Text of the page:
Community cries out for crossings after schoolboy hit by car
CALLS for more pedestrian crossings around Clarence Valley schools have been renewed after a South Grafton Public School student was struck by a ute in Vere St Thursday morning.
The 11-year-old was airlifted to Coffs Harbour Hospital, where he is being treated for serious, but not life-threatening head injuries.
At least two applications for pedestrian crossings near local schools have been rejected by Roads and Maritime Services in recent years, because the locations did not meet a certain set of criteria.
Pedestrian Council of Australia CEO Harold Scruby said an attitude that "cars going faster" was more important than the safety of pedestrians had to change if authorities wanted to stop accidents happening.
Mistimed move ends in injury
AN 11-year-old South Grafton boy has suffered serious facial injuries after being hit by colliding with a vehicle in South Grafton.
The South Grafton Primary School student attempted to cross the road at Vere St about 8.30am yesterday morning when he was struck by collided with the tray of a white utility.
The child suffered multiple head injuries, including a gash on his face and neck and broken teeth, but police said his injuries were not life-threatening.
He was stabilised by paramedics, who then met the Westpac Life Saver Rescue Helicopter at the South Grafton airfield to transport him to Coffs Harbour Hospital.
The driver of the vehicle was released pending further investigation.
Police said early indications suggested the accident was the fault of the pedestrian, and had ruled out speed out as a factor.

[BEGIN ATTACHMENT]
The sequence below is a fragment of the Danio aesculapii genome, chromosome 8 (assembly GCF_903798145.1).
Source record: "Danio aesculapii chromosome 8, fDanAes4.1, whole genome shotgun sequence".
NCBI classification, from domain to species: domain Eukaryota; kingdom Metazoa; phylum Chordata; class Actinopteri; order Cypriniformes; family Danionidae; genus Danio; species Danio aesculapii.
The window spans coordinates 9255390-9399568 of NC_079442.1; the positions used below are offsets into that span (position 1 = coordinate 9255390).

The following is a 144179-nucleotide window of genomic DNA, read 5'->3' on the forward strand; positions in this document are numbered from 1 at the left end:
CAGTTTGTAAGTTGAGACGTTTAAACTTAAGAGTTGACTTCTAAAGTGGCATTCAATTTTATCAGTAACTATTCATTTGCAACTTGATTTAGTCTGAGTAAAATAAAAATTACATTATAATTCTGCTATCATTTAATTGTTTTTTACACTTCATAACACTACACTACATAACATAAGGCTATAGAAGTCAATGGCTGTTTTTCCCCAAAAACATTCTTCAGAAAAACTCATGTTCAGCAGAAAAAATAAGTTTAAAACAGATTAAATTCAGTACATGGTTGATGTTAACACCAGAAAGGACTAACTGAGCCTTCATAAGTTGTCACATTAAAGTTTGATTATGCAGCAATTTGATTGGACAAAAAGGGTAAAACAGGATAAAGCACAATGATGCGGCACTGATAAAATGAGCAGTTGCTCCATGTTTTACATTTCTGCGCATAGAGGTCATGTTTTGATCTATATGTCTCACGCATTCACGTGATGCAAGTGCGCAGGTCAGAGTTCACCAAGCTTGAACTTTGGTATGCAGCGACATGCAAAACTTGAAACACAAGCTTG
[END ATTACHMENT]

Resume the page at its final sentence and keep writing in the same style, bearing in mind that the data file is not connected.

CALL FOR CROSSING AUDIT - Editorial, David Moase
Putting people before cars
PUT pedestrians first, not motor vehicles.
That's the call from Pedestrian Council of Australia CEO Harold Scruby, who says an attitude that cars are more important than pedestrians has to change if authorities want to stop accidents happening.
Mr Scruby said he thought Roads and Maritime Services made it too difficult for pedestrian crossings to be installed, right around the state.
"To get them to put in a pedestrian crossing is about as hard as it was to find Bin Laden," he said.
"When someone asks for a pedestrian crossing the response is that they haven't met the warrants."
Mr Scruby said the government department needed to look more closely at risk assessment as opposed to death and injuries, saying the current criteria outlined by RMS was a death waiting to happen.
To get them to put in a pedestrian crossing is about as hard as it was to find Bin Laden.
"Until you kill someone, you can't put in a pedestrian crossing," he said.
"But where do we cross the road if we can't have crossings?"
If a road is deemed unsafe to cross, another option for RMS is to install a refuge, usually on busy or wide roads to help pedestrians cross in two stages.
Mr Scruby said he thought they were more dangerous than pedestrians' crossings as they gave people no right of way.
"They confuse cars and they confuse people," he said.
"Crossings are a standard piece of infrastructure which allows pedestrians to cross the road with right of way.
"Refuges are not safe."
He added that yesterday's incident was a reminder to all of the dangers of simply crossing the road.
"These things will happen, and they are an example of why parents and carers and teacher have all got to be more concerned," he said.